LOADING

Type to search

Latest Reports

Georgia prevails over Florida in advisory on water war; Florida’s Ag commissioner won’t back down

David Pendered
Apalachicola River, headwater The Jim Woodruff Dam, in the distance, creates the Lake Seminole reservoir and forms the start of the Apalachicola River, which flows to the fishery at Apalachicola Bay and thence to the Gulf of Mexico. File/Credit: David Pendered

By David Pendered

Georgia will not be required to release more water into Florida’s Apalachicola River if the U.S. Supreme Court abides by a report released Thursday by a special master appointed by the court to consider the case. Florida’s agriculture commissioner vowed to continue her state’s fight.

Apalachicola River, headwater

The Jim Woodruff Dam, in the distance, creates the Lake Seminole reservoir and forms the start of the Apalachicola River, which flows to the fishery at Apalachicola Bay and thence to the Gulf of Mexico. Credit: David Pendered

The report serves as an advisory to the Supreme Court from a special master the court appointed to follow the court’s directions on the case. Florida contends in a lawsuit it filed against Georgia that Georgia hoards water that otherwise would flow into Florida’s Apalachicola River. The lack of adequate fresh water flow has added to the collapse of the fishery at Apalachicola Bay, located east of the resort town Panama City, Fla.

The justices are not required to accept the special masters recommendations. Justices in 2018 rejected a report from the previous special master, whose 2017 report found in favor of Georgia – in part because the U.S. Army Corps of Engineers controls the dams that regulate the rate of water flow from Georgia into Florida. Justices ruled 5-4 that the special master, Ralph Lancaster, now deceased, had applied the incorrect legal standard.
In the ruling released Thursday, the special master, U.S. Circuit Judge Paul J. Kelly, Jr., concluded his 96-page report with three statements that reject Florida’s contention:

  • “[T]he evidence has not shown harm to Florida caused by Georgia;
  • “[T]he evidence has shown that Georgia’s water use is reasonable; and
  • “[T]he evidence has not shown that the benefits of apportionment would substantially outweigh the potential harms.”

Georgia Gov. Brian Kemp had supported a full-throated defense of the case. Kemp issued the following statement after the report’s release. It state in full:

Judge Paul J. Kelly

Judge Paul J. Kelly

  • “We greatly appreciate Special Master Kelly’s recognition of Georgia’s strong, evidence-based case in this litigation. We will continue to be good stewards of water resources in every corner of our state, and we hope that this issue will reach a final conclusion soon.”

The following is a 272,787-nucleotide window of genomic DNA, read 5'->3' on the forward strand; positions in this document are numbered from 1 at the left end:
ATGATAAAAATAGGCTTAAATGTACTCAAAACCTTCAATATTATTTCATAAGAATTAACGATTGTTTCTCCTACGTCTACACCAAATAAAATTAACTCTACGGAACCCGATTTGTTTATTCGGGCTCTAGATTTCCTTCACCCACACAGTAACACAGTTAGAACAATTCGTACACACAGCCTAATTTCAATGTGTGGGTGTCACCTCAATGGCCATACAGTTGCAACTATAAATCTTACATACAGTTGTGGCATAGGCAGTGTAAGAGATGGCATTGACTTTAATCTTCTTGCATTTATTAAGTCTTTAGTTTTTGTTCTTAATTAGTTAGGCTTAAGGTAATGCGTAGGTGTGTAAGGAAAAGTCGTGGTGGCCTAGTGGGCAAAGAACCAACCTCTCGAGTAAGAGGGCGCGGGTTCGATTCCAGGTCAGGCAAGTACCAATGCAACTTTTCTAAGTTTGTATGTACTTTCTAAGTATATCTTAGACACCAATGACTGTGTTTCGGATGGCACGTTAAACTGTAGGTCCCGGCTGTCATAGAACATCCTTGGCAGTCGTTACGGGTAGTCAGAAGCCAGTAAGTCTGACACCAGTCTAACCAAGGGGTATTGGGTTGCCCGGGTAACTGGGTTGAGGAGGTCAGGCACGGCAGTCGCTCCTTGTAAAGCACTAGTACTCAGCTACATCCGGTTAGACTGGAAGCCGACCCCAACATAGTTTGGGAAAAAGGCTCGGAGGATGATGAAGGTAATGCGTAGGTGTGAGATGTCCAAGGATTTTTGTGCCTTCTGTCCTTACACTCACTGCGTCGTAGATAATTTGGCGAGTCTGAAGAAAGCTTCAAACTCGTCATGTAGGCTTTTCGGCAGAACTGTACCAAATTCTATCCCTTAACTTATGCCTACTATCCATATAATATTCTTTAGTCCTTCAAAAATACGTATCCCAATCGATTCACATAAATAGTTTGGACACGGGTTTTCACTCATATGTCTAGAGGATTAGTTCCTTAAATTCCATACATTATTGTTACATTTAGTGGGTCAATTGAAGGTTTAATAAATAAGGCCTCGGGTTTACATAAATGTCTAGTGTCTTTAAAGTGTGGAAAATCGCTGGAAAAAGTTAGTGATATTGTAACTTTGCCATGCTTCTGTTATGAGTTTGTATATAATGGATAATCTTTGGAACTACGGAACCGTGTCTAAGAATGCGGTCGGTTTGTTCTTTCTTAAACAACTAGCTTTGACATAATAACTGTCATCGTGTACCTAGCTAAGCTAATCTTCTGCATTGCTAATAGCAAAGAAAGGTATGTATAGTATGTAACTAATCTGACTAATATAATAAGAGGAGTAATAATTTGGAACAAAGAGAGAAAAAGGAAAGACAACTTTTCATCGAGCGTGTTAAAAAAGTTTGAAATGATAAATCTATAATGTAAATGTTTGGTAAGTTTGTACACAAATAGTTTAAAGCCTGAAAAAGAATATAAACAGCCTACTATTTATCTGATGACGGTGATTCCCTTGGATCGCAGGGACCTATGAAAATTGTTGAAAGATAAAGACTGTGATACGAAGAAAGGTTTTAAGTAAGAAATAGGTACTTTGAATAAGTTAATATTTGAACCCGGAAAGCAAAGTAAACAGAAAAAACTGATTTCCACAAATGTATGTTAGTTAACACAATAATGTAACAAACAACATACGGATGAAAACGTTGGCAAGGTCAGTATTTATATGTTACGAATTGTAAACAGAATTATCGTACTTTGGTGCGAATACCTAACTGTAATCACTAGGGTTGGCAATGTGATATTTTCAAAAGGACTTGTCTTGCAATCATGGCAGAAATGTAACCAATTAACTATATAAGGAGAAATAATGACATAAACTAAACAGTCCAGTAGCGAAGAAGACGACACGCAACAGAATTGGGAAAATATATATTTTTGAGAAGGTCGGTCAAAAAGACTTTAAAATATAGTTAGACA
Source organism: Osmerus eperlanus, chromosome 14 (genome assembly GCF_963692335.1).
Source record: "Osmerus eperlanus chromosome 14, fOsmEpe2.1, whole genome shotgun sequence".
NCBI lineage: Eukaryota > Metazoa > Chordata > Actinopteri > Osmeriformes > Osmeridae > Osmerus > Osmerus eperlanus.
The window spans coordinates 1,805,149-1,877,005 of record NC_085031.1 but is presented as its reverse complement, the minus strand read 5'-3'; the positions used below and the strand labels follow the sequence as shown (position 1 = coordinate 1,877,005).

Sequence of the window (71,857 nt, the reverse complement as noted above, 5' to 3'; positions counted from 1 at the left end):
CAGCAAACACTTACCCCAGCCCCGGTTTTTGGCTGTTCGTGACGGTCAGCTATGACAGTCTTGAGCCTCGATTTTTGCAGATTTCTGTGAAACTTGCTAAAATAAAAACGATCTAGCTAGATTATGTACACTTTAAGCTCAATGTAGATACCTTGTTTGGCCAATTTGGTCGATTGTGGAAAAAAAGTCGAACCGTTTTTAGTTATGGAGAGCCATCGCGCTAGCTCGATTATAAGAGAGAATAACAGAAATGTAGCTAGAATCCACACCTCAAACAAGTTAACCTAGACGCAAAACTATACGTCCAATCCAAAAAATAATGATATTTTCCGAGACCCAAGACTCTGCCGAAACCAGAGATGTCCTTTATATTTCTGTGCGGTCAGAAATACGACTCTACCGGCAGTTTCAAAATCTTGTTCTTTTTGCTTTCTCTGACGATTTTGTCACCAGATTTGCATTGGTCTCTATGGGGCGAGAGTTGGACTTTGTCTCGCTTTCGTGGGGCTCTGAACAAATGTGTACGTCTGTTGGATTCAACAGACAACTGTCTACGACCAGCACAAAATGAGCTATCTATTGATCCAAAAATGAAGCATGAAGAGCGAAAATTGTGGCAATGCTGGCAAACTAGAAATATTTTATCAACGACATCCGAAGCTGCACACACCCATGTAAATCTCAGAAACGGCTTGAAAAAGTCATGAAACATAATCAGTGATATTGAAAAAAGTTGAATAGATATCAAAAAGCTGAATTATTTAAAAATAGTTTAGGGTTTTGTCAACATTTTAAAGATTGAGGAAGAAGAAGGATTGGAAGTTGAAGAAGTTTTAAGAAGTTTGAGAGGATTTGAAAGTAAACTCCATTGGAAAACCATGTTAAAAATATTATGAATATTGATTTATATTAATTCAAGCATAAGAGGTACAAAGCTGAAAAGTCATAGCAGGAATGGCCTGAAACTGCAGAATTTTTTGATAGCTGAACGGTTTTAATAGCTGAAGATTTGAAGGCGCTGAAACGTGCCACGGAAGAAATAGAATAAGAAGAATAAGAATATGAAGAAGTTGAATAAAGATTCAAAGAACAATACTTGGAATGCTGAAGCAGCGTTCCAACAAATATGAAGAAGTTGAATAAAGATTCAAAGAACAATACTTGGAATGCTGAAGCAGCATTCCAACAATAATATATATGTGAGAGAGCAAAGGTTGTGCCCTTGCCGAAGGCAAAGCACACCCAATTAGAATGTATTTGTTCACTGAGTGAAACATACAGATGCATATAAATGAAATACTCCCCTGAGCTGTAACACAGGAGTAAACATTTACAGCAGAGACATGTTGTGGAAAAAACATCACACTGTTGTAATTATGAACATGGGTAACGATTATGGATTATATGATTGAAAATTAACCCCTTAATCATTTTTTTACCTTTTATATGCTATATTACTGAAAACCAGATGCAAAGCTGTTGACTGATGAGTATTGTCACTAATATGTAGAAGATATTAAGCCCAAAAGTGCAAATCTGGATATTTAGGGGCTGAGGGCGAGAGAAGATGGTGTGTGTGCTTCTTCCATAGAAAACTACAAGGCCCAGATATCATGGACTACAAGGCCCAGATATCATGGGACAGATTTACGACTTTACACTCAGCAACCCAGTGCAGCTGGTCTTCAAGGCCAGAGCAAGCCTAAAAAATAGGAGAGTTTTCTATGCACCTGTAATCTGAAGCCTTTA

Florida Gov. Ron DeSantis does not appear to have issued a statement, according to the homepage of the governor’s website, where other statements are posted.

Florida Agriculture Commissioner Nikki Fried recommended in a statement that her state not back down from pursuing its claim for more water from Georgia.

Fried issued the following statement:

  • “Today’s ruling is a major disappointment for fair, responsible water usage on which both states depend. Georgia’s unchecked disruption of our shared waters in the Apalachicola River has devastated Florida’s oyster industry.
  • “I’m encouraging our state agencies to continue fighting to hold Georgia accountable for its water use, and to explore all legal options.”
Apalachicola, Nicoll's Outpost

A British military outpost staffed with black and white Royal Colonial Marines, who were staged to invade Georgia, was established on the eastern bank of the start of the Apalachicola River, according to this marker . Credit: David Pendered

Fried’s statement claimed a victory for the Supreme Court’s 2018 decision to reject the report from the first special master and send it back for more fact-finding by a newly appointed special master. Fried’s statement observed:

  • “The U.S. Supreme Court had previously ruled in Florida’s favor in 2018, sending the case back to a federal special master.”

Katherine Zitsch, director of the Metropolitan North Georgia Water Planning District, issued a statement that highlighted Georgia’s efforts to conserve water. These efforts were cited in Kelly’s report. Zitsch observed:

  • “We are pleased with Special Master Kelly’s recommendation and especially his recognition of Georgia’s significant water conservation and efficiency efforts. Since 2001, water withdrawals in metro Atlanta have dropped by 10 percent, even as our population has increased by 1.3 million. A safe, reliable supply of clean water is critical to our economy and quality of life. We are mindful that these precious resources are shared, and we remain committed to good water stewardship.”
Tags:
David Pendered
David Pendered

David Pendered, Managing Editor, is an Atlanta journalist with more than 30 years experience reporting on the region’s urban affairs, from Atlanta City Hall to the state Capitol. Since 2008, he has written for print and digital publications, and advised on media and governmental affairs. Previously, he spent more than 26 years with The Atlanta Journal-Constitution and won awards for his coverage of schools and urban development. David graduated from North Carolina State University and was a Western Knight Center Fellow.

    1

You Might also Like

Leave a Comment

Your email address will not be published. Required fields are marked *

This site uses Akismet to reduce spam. Learn how your comment data is processed.